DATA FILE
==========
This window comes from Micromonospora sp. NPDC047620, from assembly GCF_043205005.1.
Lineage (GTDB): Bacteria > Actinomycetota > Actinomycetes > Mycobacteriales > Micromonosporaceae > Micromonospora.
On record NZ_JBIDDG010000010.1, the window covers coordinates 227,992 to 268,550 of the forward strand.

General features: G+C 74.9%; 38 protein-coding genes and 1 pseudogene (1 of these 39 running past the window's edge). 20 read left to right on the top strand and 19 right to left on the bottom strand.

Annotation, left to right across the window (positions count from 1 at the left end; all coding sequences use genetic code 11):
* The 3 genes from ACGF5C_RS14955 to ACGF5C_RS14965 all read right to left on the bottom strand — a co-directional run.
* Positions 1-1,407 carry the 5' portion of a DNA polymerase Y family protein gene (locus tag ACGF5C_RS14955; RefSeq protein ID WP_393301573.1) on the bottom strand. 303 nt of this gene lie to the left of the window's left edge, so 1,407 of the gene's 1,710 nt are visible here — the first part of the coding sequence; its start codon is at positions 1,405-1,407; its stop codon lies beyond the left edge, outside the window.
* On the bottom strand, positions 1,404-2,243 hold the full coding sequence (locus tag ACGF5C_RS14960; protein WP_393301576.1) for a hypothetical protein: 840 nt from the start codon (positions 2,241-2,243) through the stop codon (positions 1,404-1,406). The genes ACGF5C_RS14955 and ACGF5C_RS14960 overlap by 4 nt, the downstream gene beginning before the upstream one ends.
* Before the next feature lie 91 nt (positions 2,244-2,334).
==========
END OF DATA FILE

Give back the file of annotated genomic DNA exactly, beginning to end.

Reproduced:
This window comes from Micromonospora sp. NPDC047620, from assembly GCF_043205005.1.
Lineage (GTDB): Bacteria > Actinomycetota > Actinomycetes > Mycobacteriales > Micromonosporaceae > Micromonospora.
On record NZ_JBIDDG010000010.1, the window covers coordinates 227,992 to 268,550 of the forward strand.

General features: G+C 74.9%; 38 protein-coding genes and 1 pseudogene (1 of these 39 running past the window's edge). 20 read left to right on the top strand and 19 right to left on the bottom strand.

Annotation, left to right across the window (positions count from 1 at the left end; all coding sequences use genetic code 11):
* The 3 genes from ACGF5C_RS14955 to ACGF5C_RS14965 all read right to left on the bottom strand — a co-directional run.
* Positions 1-1,407 carry the 5' portion of a DNA polymerase Y family protein gene (locus tag ACGF5C_RS14955; RefSeq protein ID WP_393301573.1) on the bottom strand. 303 nt of this gene lie to the left of the window's left edge, so 1,407 of the gene's 1,710 nt are visible here — the first part of the coding sequence; its start codon is at positions 1,405-1,407; its stop codon lies beyond the left edge, outside the window.
* On the bottom strand, positions 1,404-2,243 hold the full coding sequence (locus tag ACGF5C_RS14960; protein WP_393301576.1) for a hypothetical protein: 840 nt from the start codon (positions 2,241-2,243) through the stop codon (positions 1,404-1,406). The genes ACGF5C_RS14955 and ACGF5C_RS14960 overlap by 4 nt, the downstream gene beginning before the upstream one ends.
* Before the next feature lie 91 nt (positions 2,244-2,334).